- Tell them where they are going
People are able to follow a presentation if they already have a ‘road map’ in their heads of the points that will be covered in the body of the speech. This overview enables them to fit the details of your presentation into an overall context and they are more likely to understand your arguments as you present them. Therefore, it is good to give your audience an outline of your speech. For example: ‘I will concentrate on the following points: First of all…Then…This will lead to… And finally…’
The structure of a presentation is much the same as that for an essay – introduction, body and conclusion.
The body of the presentation
- Structure each point
The body of a presentation should clarify your message and develop your arguments. Each point should be structured like a little mini presentation where you state the point first and then explain and expand on it. You need to back your points with evidence and often real life examples are useful to clarify. You should finish with a concluding sentence that restates the point again.
- Order your points
Order your points logically so that they make sense and build a sequence or ‘story’ for your audience. Organise your material according to some ‘organising principle’. This may be organising facts in chronological order, by theme, or in the order of importance.
When presenting an argument, some people recommend that your strongest points should go at the beginning and end and leave your weaker points to the middle of the presentation. This way, people are more likely to hear and remember your stronger points and will be more convinced by the argument you put forward.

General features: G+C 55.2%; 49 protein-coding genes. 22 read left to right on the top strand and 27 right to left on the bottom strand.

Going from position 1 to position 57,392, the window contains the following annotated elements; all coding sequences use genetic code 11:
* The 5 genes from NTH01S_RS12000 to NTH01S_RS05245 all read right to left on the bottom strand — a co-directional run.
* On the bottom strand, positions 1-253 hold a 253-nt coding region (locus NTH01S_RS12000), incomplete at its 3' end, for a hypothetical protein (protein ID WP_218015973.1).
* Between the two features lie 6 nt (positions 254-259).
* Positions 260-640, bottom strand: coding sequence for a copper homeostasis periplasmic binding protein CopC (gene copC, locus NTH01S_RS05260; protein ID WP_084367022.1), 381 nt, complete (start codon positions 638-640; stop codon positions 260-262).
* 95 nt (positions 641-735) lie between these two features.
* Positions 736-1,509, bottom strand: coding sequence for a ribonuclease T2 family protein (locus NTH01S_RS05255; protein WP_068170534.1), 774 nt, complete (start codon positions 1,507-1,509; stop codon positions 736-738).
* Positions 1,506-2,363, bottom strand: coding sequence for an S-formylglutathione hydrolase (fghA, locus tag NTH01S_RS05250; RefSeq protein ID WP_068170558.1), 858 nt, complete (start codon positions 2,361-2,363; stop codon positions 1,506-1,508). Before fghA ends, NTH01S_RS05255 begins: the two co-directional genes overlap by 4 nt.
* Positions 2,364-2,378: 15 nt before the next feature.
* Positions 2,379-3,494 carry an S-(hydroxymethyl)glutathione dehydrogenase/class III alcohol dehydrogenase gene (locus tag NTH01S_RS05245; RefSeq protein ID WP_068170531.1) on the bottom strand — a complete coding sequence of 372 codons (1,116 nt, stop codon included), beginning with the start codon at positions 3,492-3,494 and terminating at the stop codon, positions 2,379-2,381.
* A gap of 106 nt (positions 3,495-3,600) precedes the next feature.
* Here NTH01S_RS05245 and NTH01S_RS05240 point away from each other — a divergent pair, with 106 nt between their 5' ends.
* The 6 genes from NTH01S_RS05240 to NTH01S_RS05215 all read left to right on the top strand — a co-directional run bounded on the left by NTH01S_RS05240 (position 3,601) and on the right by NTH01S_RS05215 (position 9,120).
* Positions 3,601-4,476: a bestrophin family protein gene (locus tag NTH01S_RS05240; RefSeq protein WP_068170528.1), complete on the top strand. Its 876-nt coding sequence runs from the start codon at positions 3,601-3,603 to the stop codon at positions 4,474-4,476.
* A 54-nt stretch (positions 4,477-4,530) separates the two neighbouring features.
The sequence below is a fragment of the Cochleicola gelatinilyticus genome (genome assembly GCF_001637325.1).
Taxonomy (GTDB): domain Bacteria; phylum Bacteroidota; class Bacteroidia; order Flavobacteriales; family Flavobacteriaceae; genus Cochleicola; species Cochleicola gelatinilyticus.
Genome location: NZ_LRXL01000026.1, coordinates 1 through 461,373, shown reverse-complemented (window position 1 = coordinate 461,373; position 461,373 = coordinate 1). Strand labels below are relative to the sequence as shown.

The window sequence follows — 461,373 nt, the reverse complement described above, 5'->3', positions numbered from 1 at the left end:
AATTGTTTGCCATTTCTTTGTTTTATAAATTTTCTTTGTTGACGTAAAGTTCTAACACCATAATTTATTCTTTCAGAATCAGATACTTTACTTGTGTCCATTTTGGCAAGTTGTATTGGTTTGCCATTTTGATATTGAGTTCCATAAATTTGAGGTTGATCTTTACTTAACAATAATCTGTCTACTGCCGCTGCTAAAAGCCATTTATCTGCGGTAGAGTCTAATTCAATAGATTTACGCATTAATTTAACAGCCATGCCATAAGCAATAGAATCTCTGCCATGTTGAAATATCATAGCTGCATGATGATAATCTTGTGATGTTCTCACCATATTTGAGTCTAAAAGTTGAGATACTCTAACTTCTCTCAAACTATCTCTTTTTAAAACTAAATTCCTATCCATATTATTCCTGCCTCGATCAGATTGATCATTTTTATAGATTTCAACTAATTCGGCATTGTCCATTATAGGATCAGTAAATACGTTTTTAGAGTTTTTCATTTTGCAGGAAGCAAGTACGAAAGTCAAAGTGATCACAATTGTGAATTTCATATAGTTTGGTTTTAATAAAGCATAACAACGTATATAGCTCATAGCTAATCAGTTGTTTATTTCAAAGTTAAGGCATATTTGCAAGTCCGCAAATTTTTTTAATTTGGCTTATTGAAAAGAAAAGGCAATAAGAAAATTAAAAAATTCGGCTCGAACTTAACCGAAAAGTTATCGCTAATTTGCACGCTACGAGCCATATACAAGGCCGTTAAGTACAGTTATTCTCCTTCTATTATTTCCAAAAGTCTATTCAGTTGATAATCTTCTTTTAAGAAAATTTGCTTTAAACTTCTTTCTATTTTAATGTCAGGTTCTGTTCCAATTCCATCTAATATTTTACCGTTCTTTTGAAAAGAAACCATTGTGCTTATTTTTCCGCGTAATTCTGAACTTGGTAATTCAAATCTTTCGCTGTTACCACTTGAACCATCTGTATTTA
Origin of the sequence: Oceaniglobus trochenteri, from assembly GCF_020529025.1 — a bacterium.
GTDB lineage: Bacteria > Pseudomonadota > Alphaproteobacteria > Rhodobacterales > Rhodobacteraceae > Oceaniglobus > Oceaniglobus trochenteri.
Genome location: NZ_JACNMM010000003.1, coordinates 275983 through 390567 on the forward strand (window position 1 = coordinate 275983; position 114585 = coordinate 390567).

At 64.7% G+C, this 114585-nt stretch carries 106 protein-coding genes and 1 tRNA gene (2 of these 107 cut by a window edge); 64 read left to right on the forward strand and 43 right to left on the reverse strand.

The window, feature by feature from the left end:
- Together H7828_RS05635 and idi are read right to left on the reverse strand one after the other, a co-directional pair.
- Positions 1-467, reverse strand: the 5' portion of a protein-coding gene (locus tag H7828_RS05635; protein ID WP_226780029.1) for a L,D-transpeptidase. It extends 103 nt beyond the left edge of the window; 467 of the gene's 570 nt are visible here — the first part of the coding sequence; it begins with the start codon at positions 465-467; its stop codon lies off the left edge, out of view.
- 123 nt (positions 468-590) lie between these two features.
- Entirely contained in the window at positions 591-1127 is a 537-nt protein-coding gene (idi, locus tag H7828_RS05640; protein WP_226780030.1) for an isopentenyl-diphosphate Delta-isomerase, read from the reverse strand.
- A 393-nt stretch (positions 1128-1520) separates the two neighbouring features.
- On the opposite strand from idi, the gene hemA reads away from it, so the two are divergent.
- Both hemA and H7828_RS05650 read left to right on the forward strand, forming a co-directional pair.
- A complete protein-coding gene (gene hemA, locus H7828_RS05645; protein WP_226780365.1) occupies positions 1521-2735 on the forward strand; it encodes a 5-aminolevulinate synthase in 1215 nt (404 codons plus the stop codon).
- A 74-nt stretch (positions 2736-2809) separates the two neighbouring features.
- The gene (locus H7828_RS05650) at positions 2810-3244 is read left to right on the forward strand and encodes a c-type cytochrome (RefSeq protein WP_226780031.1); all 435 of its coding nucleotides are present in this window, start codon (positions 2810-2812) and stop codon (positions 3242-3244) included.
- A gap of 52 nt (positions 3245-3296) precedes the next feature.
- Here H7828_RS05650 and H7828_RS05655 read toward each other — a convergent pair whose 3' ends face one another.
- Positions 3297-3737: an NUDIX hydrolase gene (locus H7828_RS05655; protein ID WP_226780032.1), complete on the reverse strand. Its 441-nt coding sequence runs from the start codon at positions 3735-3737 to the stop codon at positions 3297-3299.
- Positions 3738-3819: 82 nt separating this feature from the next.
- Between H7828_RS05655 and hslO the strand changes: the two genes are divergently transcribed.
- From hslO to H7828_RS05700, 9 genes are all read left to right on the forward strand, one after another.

- Link your points
Try to link each of the points you are making so that your presentation moves smoothly from one point to the next. This can be done by using ‘transitional words’ like:
- on the other hand
Also, sequencing your points by using words like ‘firstly … secondly … finally’ signals to your audience that you are starting another point and where they are up to in the presentation.
- Sum up your points
It is important in your conclusion to leave your audience with a clear summary of everything you have covered. Restate each point and explain its connection to the other points made and to the main point of your presentation. This should leave your audience with a clear overview of what you have been saying. Finally, you need to leave them with a strong restatement of your main thesis so that it is the last thing they hear and therefore is the point they are most likely to remember.
- Finish strongly
There is a risk that you can lose your audience towards the end of a presentation if you do not know how to finish strongly. Many people concentrate of preparing a snappy beginning to their presentation but then don’t know how to finish. They either just stop leaving their audience confused or keep repeating themselves leaving their audience impatient.
Prepare a strong statement to finish with before you get up to speak. It may be a quote or a joke or even just restating your main point in a different way. This way you will not run the risk of dithering at the end and you will leave your audience satisfied with a strong conclusion.
According to some surveys, the fear of speaking in public is one of the most common fear among people. (The fear of dying comes out lower!)
Almost everyone feels nervous when giving a presentation or speaking in public so if you feel nervous, it is perfectly natural and understandable.
"The trick is to be well prepared, then smile and
get in and do it."
Tips to deal with anxiety
Make sure you have well prepared your presentation and your notes and your visual aids are all in order. Ensure that you know the room and the equipment so that you are confident about how everything works.
The secret to being able to perform even when you are nervous is to practise, practise, practise, practise. Present your speech to your friends and family, for your cat, in front of the mirror. The more you practise, the more you are able to do your presentation well even if you are feeling nervous.